Friday, December 9

Most Asian currencies, stocks gain despite China’s COVID stance

Article content

Most emerging Asian currencies rose on

Monday, even as China vowed to continue with its strict COVID-19

Article content

containment strategy, with Indonesia’s rupiah rebounding from

the previous session’s losses and the South Korean won gaining

more than 1%.

Traders in the region hoped that Friday’s US jobs report,

which showed an uptick in the unemployment rate in October,

could offer some leeway for the Federal Reserve to downsize its

future rate hikes.

The South Korean won strengthened 1.3%, hitting

Advertisement 2

Article content

its highest level in a month. The currency also led gains in the


The Indonesian rupiah firmed 0.3% and stocks in

Jakarta recouped earlier losses to trade 0.2% higher,

after country’s economy expanded at its fastest pace in more

than a year, in the third quarter.

“We continue to expect BI (Bank Indonesia) to hike policy

rates by another 50 basis points (bps) in November before

slowing to a 25 bps/meeting pace starting in December, until the

policy rate reaches a terminal rate of 6.25% in Q2 2023,”

analysts at Goldman Sachs said.

The Thai baht added 0.2% to its highest since Oct.

6 as the country’s inflation rose 5.98% in October and

marginally missed analysts’ estimates. A senior commerce

official also forecast inflation to slow in the remainder of the

Advertisement 3

Article content


“Inflation eased further in October as energy costs

continued to slow while food prices finally showed signs of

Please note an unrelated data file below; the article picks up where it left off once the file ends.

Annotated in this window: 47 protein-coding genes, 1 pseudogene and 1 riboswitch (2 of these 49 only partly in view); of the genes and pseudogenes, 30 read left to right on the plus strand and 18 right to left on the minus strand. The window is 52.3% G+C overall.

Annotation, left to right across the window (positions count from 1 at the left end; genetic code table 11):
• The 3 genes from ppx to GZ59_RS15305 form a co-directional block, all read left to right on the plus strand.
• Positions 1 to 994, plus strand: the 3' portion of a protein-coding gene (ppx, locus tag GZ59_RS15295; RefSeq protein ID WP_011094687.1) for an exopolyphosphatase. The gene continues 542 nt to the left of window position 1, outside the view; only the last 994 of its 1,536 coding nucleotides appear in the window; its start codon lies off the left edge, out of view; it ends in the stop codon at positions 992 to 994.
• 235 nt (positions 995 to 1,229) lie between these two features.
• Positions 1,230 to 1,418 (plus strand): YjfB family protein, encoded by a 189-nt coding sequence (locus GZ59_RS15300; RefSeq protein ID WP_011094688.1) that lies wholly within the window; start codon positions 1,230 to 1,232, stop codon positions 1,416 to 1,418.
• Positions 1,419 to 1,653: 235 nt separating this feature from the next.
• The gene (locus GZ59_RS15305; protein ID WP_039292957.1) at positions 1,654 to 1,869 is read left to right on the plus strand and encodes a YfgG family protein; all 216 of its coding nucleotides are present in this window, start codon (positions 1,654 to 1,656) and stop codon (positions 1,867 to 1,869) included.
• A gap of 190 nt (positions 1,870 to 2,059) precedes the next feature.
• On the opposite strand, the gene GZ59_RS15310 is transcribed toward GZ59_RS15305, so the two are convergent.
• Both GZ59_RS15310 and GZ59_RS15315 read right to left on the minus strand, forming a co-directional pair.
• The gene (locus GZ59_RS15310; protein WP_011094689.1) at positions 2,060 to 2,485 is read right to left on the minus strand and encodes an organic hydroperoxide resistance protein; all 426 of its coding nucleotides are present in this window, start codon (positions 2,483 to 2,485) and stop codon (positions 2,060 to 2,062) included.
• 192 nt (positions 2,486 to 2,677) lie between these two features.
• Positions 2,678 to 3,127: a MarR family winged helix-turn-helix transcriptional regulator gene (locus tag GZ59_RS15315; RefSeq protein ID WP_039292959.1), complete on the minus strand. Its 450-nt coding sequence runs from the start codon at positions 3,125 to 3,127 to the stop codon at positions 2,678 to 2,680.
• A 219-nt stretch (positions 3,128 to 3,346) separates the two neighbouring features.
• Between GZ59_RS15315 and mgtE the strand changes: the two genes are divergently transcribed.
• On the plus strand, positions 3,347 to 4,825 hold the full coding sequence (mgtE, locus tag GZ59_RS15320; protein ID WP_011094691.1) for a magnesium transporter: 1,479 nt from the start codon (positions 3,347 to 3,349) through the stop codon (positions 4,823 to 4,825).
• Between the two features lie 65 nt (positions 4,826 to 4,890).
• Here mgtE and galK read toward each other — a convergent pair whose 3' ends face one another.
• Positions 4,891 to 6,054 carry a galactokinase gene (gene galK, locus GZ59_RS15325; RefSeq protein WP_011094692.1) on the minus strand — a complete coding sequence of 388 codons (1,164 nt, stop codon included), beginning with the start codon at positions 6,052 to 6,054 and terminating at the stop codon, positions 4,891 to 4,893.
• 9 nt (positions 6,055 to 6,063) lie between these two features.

peaking despite concerns on the impact of floods, Maybank

analysts said.

“We expect the Bank of Thailand to maintain its gradual

policy tightening, and hike by 25 basis points in the upcoming

meeting on Nov. 30,” they added.

The Malaysian ringgit inched 0.1% higher, but still

hovered over its 1998 lows.

The Philippine peso and Singapore dollar

underperformed their peers, sliding 0.3% each.

Meanwhile, the Chinese yuan softened 0.4% after

gaining over a percent in the previous session, while its stocks

edged 0.2% lower. Beijing denied it was considering

easing its zero COVID policy, further pushing the US dollar

Advertisement 4

Article content


The world’s second-largest economy also reported its highest

number of new COVID-19 infections in six months on Sunday and

Its October exports and imports missed expectations.

Stocks in Manila, led gains among Asian equities,

jumping 1.1%, with South Korean shares in close second,

rising 1%.


** China’s COVID resurgence spurs new curbs, Foxconn imposes


** Palm jumps 1% on strong demand, China pandemic curbs


** Once again, Malaysia’s Anwar bids to become prime


Asia stock indexes and currencies

at 0645 GMT




Japan -0.42 -21.8 <.n2>

China 3 EC>

India +0.30 -9.57 <.ns ei>

Indonesi +0.29 -9.18 <.jk a se>

Malaysia +0.08 -12.1 <.kl se>

Philippi -0.26 -12.7 <.ps nes i>

S.Korea 7 11>

Singapore -0.26 -4.12 <.st e i>

Taiwan +0.36 -13.7 <.tw ii>

Thailand +0.17 -10.7 <.se ti>

(Reporting by Jaskiran Singh in Bengaluru, additional reporting

by Navya Mittal; Editing by Stephen Coates and Uttaresh.V)



Postmedia is committed to maintaining a lively but civil forum for discussion and encourage all readers to share their views on our articles. Comments may take up to an hour for moderation before appearing on the site. We ask you to keep your comments relevant and respectful. We have enabled email notifications—you will now receive an email if you receive a reply to your comment, there is an update to a comment thread you follow or if a user you follow comments. Visit our Community Guidelines for more information and details on how to adjust your email settings.